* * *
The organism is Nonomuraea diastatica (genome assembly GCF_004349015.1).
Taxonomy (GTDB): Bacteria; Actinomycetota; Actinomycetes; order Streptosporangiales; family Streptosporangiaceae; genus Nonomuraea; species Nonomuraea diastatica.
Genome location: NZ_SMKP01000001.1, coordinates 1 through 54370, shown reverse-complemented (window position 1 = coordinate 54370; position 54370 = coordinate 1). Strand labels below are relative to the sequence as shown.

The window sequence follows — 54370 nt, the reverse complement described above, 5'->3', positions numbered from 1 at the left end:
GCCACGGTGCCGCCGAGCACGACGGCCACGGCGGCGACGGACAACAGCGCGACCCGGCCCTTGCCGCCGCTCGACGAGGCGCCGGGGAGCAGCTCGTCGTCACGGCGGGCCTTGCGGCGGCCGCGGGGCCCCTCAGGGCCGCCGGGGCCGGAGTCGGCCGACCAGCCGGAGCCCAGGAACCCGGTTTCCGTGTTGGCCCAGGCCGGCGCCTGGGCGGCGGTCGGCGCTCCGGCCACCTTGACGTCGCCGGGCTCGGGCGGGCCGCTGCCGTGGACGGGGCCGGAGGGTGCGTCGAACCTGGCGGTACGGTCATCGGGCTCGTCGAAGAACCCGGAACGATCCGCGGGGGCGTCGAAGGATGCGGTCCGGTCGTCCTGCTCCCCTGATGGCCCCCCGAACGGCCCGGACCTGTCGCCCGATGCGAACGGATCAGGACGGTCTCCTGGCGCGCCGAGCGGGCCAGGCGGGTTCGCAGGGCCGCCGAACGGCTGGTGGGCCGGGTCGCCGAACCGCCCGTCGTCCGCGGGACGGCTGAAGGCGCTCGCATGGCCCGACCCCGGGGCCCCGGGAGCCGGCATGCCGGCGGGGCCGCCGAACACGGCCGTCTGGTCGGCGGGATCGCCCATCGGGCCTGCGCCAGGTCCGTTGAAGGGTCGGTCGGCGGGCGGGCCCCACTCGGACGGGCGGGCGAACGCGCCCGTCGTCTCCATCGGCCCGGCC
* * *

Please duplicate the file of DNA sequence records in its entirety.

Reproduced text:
The organism is Nonomuraea diastatica (genome assembly GCF_004349015.1).
Taxonomy (GTDB): Bacteria; Actinomycetota; Actinomycetes; order Streptosporangiales; family Streptosporangiaceae; genus Nonomuraea; species Nonomuraea diastatica.
Genome location: NZ_SMKP01000001.1, coordinates 1 through 54370, shown reverse-complemented (window position 1 = coordinate 54370; position 54370 = coordinate 1). Strand labels below are relative to the sequence as shown.

The window sequence follows — 54370 nt, the reverse complement described above, 5'->3', positions numbered from 1 at the left end:
GCCACGGTGCCGCCGAGCACGACGGCCACGGCGGCGACGGACAACAGCGCGACCCGGCCCTTGCCGCCGCTCGACGAGGCGCCGGGGAGCAGCTCGTCGTCACGGCGGGCCTTGCGGCGGCCGCGGGGCCCCTCAGGGCCGCCGGGGCCGGAGTCGGCCGACCAGCCGGAGCCCAGGAACCCGGTTTCCGTGTTGGCCCAGGCCGGCGCCTGGGCGGCGGTCGGCGCTCCGGCCACCTTGACGTCGCCGGGCTCGGGCGGGCCGCTGCCGTGGACGGGGCCGGAGGGTGCGTCGAACCTGGCGGTACGGTCATCGGGCTCGTCGAAGAACCCGGAACGATCCGCGGGGGCGTCGAAGGATGCGGTCCGGTCGTCCTGCTCCCCTGATGGCCCCCCGAACGGCCCGGACCTGTCGCCCGATGCGAACGGATCAGGACGGTCTCCTGGCGCGCCGAGCGGGCCAGGCGGGTTCGCAGGGCCGCCGAACGGCTGGTGGGCCGGGTCGCCGAACCGCCCGTCGTCCGCGGGACGGCTGAAGGCGCTCGCATGGCCCGACCCCGGGGCCCCGGGAGCCGGCATGCCGGCGGGGCCGCCGAACACGGCCGTCTGGTCGGCGGGATCGCCCATCGGGCCTGCGCCAGGTCCGTTGAAGGGTCGGTCGGCGGGCGGGCCCCACTCGGACGGGCGGGCGAACGCGCCCGTCGTCTCCATCGGCCCGGCC